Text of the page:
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susecmail
02-Feb-2018, 21:25
Is it possible to replace systemd and run SLED with an alternative such as runit? If not, is systemd viable without other component parts (journald, etc.)? I prefer to have my log files in plain text and not binary. Same with DNS resolution.

I'm looking to start my IT security business again and previously, I had suggested SLED and SLES, due to the fact that I had been using a form of SUSE since it was a small German company with a Linux called S.u.S.E. and trusted both their product and their service commitment.

Kind of related, but not on topic, why was systemd embraced so quickly by SUSE? Was it because SUSE is committed to GNOME?

ab
02-Feb-2018, 22:47
On 02/02/2018 01:34 PM, susecmail wrote:
>
> Is it possible to replace systemd and run SLED with an alternative such
> as runit? If not, is systemd viable without other component parts

I doubt it, particularly if you want support. Could you make it work?
Probably, but you can do a lot of things when you roll your own distribution.

> (journald, etc.)? I prefer to have my log files in plain text and not
> binary. Same with DNS resolution.

A lot of the logs still end up in plain text files, so I do not know that
you lose much. At the end of the day, there are no "text" or "binary"
differences on the platter (assuming you still use spinning rust disks);
everything is made up of zeroes (0) and ones (1), so I am not sure I agree
with you. Still, you're entitled to your opinions, and if they make you a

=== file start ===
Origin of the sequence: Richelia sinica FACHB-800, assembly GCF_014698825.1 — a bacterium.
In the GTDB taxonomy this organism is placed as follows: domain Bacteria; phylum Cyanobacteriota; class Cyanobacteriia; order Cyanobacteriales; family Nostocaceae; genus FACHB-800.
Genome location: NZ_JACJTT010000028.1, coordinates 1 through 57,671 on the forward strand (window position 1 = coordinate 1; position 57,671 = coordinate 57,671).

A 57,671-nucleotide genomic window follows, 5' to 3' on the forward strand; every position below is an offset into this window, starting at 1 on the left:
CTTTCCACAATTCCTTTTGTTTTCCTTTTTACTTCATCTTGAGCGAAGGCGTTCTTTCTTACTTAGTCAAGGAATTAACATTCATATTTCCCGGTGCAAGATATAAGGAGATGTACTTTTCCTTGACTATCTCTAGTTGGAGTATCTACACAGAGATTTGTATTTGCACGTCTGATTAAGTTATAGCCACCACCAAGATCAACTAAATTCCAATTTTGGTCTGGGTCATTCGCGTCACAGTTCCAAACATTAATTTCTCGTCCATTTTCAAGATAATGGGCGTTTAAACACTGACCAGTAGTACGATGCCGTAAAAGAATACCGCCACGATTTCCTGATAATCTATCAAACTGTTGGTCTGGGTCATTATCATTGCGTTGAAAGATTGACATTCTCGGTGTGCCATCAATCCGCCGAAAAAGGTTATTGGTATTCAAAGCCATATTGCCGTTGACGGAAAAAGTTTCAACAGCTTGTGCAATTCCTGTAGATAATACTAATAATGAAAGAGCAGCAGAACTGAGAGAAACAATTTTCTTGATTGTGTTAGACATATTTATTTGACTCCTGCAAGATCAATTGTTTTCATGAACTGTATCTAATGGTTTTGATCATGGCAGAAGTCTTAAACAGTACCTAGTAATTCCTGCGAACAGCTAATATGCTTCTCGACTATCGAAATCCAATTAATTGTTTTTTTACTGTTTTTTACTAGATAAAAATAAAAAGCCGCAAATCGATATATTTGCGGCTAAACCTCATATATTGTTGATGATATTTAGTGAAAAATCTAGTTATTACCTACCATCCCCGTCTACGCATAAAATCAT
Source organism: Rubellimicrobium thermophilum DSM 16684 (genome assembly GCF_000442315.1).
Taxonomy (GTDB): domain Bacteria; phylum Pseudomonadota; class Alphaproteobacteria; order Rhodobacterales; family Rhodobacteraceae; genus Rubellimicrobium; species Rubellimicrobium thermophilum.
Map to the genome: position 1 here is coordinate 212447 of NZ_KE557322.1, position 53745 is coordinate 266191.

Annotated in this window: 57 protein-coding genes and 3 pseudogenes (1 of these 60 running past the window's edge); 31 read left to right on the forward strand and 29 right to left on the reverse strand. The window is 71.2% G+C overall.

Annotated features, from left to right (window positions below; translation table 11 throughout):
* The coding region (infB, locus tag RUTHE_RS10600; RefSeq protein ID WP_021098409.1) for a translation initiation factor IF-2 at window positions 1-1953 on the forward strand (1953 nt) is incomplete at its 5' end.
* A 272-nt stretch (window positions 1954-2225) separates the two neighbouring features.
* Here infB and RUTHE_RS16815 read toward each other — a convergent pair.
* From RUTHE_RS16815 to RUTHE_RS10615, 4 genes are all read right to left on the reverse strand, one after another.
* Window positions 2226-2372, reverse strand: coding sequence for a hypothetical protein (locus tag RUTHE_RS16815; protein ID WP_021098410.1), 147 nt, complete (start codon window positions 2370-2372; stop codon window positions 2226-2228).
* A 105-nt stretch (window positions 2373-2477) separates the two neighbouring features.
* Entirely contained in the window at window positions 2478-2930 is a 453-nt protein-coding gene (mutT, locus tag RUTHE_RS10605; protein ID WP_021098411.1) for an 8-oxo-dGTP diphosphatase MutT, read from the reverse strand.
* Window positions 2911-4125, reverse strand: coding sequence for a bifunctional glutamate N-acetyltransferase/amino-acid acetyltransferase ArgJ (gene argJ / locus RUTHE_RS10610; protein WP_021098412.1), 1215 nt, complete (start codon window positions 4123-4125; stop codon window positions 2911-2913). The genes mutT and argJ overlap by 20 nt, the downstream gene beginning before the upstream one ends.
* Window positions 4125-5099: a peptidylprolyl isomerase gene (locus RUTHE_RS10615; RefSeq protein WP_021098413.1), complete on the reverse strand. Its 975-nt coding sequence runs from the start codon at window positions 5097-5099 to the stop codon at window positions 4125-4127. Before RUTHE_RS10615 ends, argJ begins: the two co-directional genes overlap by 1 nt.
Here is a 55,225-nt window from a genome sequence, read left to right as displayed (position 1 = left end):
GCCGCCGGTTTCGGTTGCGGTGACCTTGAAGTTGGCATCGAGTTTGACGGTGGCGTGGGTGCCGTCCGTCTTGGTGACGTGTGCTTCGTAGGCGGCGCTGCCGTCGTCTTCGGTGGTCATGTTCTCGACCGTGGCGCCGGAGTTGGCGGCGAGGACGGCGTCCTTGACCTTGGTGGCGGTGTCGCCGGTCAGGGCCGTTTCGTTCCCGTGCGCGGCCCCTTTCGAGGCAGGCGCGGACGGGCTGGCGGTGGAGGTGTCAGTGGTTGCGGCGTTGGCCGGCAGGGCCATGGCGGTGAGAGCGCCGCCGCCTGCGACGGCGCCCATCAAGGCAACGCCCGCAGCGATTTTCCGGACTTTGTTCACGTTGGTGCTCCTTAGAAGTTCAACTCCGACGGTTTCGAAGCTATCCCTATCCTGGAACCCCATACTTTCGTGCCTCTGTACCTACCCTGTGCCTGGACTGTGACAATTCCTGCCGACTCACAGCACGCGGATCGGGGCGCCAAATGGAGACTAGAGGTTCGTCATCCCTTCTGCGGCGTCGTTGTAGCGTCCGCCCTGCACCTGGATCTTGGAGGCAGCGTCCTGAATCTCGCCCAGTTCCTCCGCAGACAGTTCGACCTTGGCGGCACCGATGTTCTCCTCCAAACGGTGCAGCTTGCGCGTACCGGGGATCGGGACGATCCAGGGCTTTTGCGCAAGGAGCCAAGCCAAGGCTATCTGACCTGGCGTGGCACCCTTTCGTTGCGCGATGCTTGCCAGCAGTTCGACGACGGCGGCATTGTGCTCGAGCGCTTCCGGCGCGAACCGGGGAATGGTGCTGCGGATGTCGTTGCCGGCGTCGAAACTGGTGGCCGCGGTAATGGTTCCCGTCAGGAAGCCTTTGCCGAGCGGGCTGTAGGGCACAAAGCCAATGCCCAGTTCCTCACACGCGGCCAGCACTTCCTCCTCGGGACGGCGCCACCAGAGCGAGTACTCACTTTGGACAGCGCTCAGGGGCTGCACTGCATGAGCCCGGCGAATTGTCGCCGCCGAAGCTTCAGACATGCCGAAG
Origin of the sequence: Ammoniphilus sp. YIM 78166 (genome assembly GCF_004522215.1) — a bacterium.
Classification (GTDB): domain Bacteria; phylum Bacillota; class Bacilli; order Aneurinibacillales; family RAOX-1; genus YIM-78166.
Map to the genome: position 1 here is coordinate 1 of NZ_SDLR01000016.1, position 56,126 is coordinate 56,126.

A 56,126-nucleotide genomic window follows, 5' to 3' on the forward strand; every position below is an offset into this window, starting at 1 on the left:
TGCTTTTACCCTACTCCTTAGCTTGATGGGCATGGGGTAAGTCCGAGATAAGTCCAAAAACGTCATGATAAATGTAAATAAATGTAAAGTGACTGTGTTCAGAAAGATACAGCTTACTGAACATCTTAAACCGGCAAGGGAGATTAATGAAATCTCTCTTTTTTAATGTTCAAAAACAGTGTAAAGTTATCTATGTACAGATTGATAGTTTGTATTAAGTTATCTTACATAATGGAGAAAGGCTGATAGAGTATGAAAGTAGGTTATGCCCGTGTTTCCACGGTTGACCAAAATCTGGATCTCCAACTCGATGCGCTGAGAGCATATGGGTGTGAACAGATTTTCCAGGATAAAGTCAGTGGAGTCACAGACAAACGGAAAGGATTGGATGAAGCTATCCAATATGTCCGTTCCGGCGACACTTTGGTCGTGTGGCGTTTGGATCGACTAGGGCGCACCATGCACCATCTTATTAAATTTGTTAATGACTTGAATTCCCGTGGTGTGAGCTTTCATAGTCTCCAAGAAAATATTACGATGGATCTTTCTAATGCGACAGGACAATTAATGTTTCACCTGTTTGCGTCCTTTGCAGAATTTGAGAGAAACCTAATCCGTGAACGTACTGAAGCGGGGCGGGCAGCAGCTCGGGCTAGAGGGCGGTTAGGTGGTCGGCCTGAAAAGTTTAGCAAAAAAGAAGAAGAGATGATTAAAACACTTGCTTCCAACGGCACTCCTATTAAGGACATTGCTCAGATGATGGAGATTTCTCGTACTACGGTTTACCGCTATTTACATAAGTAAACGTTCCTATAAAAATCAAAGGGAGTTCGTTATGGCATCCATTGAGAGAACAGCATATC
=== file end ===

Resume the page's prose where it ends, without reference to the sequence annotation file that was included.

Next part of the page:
billionaire, remember us little people.

> I'm looking to start my IT security business again and previously, I had
> suggested SLED and SLES, due to the fact that I had been using a form of
> SUSE since it was a small German company with a Linux called S.u.S.E.
> and trusted both their product and their service commitment.

I agree; product quality is pretty awesome, and I've had fewer problems in
the quality department with SUSE's stuff than with other vendors. They
focus on Enterprise, which helps with that, and they focus on tested
things, which obviously helps. There are some great presentations from
SUSECon and other places where the testing and automation stuff is
presented. It takes a lot of investment to get it where it is.

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susecmail
02-Feb-2018, 23:25
Thank you for taking the time to answer. I'm pretty sure I could wrestle a system together with just systemd, although why I would want to do it, or anybody for that matter, is beyond me. Everything on the computer is ones and zeroes; I was programming machine language on AWACS back in the earlly ninties, so I'm familiar with the concept. I'm also familiar with the heartache that systemd gave me the first few years and I found out what I didn't like about it (pretty much everything).

I'm posting this from Void Linux, which I've been using for awhile and haven't had a problem with it, personally. The problem I do have with it is that there is no enterprise-level support. I just don't like nor trust systemd, at all, so it's hard to ask people to adopt that if I won't. Which will leave me with suggesting a Windows-based solution *sigh*. I should probably give SUSE a call or talk to one of their reps to get an official answer; I was hoping somebody had a similar concern/issue/experience here, which has been my first place to stop. Actually, my only place, as most of my questions have been answered either here or on another forum.